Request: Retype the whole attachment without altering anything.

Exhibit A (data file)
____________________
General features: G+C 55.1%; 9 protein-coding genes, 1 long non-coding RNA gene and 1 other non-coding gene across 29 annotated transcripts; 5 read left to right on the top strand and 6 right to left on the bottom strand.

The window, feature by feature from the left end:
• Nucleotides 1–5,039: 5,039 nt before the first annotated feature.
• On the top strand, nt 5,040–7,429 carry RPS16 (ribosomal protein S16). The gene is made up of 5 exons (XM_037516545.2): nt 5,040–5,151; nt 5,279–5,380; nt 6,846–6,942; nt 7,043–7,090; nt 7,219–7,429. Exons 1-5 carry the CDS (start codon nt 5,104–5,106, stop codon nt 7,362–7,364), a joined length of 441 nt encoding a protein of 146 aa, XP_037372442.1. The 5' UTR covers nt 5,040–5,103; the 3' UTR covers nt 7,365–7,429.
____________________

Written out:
General features: G+C 55.1%; 9 protein-coding genes, 1 long non-coding RNA gene and 1 other non-coding gene across 29 annotated transcripts; 5 read left to right on the top strand and 6 right to left on the bottom strand.

The window, feature by feature from the left end:
• Nucleotides 1–5,039: 5,039 nt before the first annotated feature.
• On the top strand, nt 5,040–7,429 carry RPS16 (ribosomal protein S16). The gene is made up of 5 exons (XM_037516545.2): nt 5,040–5,151; nt 5,279–5,380; nt 6,846–6,942; nt 7,043–7,090; nt 7,219–7,429. Exons 1-5 carry the CDS (start codon nt 5,104–5,106, stop codon nt 7,362–7,364), a joined length of 441 nt encoding a protein of 146 aa, XP_037372442.1. The 5' UTR covers nt 5,040–5,103; the 3' UTR covers nt 7,365–7,429.